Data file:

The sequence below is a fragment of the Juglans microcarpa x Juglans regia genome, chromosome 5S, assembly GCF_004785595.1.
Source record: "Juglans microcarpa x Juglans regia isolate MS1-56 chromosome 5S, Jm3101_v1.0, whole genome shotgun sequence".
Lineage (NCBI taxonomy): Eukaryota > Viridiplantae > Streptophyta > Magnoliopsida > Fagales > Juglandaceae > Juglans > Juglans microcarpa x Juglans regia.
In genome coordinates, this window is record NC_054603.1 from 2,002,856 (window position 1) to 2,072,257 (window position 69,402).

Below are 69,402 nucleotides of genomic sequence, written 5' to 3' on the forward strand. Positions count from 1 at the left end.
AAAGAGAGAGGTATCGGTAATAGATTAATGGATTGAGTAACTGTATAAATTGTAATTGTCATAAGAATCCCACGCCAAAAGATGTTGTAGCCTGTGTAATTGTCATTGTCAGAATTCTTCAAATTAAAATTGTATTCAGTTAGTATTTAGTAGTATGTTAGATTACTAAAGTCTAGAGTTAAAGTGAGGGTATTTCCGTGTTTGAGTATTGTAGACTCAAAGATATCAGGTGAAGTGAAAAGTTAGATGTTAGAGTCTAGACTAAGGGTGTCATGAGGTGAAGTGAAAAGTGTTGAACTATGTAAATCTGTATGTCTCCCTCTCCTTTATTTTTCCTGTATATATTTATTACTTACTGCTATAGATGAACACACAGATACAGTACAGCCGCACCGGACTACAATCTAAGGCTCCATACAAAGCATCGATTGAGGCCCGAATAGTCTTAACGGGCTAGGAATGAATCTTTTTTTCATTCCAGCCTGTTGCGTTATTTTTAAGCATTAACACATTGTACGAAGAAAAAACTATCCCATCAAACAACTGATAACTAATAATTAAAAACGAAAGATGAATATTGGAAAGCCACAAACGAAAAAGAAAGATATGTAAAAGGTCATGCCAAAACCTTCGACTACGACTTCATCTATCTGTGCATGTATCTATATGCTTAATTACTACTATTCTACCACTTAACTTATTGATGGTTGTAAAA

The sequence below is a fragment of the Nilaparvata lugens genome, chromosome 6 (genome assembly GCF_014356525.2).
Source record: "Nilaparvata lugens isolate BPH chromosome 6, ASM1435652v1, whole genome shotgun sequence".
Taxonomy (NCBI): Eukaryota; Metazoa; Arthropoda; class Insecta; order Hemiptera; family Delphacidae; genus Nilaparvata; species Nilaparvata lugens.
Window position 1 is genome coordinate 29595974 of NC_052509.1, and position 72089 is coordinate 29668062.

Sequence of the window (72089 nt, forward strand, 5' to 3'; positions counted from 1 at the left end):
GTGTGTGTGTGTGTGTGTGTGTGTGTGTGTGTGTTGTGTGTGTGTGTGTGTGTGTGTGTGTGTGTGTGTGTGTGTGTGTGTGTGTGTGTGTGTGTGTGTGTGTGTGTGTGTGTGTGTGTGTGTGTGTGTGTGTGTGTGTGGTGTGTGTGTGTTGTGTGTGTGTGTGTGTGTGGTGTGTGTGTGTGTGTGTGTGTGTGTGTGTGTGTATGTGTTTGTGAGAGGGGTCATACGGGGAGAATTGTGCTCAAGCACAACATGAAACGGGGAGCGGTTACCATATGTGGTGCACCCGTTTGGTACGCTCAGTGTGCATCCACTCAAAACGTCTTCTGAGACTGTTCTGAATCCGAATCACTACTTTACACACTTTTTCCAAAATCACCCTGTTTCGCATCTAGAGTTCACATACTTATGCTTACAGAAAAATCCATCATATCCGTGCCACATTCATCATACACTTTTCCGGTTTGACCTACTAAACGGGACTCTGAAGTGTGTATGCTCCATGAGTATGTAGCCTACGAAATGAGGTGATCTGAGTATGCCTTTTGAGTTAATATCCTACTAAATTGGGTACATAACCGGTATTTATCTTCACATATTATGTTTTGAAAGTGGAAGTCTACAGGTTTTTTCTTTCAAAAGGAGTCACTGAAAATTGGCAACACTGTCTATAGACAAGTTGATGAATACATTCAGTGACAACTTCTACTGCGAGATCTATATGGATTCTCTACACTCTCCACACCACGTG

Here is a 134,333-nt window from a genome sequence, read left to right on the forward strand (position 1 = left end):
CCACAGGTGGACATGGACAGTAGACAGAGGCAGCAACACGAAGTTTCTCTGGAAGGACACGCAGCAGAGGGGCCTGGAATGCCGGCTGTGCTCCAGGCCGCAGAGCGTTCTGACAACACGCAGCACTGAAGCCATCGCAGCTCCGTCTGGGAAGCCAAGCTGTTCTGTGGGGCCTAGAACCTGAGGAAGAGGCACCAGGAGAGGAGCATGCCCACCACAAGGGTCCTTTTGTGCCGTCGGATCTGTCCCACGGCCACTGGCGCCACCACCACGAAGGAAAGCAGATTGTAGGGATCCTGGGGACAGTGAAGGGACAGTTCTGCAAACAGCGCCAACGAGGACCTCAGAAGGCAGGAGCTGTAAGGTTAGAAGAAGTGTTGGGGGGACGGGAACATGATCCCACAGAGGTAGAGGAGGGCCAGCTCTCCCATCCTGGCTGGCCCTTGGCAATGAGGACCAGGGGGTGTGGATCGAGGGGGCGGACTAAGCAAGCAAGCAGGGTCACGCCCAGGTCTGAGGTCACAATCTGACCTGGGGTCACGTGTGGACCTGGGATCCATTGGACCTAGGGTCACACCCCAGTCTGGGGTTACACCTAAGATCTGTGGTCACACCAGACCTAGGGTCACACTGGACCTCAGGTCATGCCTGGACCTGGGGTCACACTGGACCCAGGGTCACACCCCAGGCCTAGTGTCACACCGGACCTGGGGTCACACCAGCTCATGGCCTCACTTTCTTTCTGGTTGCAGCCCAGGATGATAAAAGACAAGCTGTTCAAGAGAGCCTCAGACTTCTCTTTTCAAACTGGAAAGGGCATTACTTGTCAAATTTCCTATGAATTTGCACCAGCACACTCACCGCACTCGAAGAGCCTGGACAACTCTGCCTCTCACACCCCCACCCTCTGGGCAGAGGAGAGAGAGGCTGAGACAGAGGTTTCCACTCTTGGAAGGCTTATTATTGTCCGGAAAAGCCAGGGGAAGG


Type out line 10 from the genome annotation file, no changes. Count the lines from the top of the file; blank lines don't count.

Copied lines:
Window position 1 is genome coordinate 29595974 of NC_052509.1, and position 72089 is coordinate 29668062.